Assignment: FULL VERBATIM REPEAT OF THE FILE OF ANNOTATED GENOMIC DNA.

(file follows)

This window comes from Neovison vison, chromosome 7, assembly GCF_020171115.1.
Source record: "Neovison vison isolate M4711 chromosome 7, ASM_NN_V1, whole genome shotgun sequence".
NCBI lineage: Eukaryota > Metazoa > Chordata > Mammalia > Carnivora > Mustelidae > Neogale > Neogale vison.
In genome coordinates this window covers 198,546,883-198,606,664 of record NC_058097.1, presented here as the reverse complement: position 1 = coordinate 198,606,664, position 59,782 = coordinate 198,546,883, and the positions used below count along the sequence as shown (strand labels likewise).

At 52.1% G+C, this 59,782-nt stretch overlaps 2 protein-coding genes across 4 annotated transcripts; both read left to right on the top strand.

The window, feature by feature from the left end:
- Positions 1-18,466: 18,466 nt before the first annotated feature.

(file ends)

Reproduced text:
This window comes from Neovison vison, chromosome 7, assembly GCF_020171115.1.
Source record: "Neovison vison isolate M4711 chromosome 7, ASM_NN_V1, whole genome shotgun sequence".
NCBI lineage: Eukaryota > Metazoa > Chordata > Mammalia > Carnivora > Mustelidae > Neogale > Neogale vison.
In genome coordinates this window covers 198,546,883-198,606,664 of record NC_058097.1, presented here as the reverse complement: position 1 = coordinate 198,606,664, position 59,782 = coordinate 198,546,883, and the positions used below count along the sequence as shown (strand labels likewise).

At 52.1% G+C, this 59,782-nt stretch overlaps 2 protein-coding genes across 4 annotated transcripts; both read left to right on the top strand.

The window, feature by feature from the left end:
- Positions 1-18,466: 18,466 nt before the first annotated feature.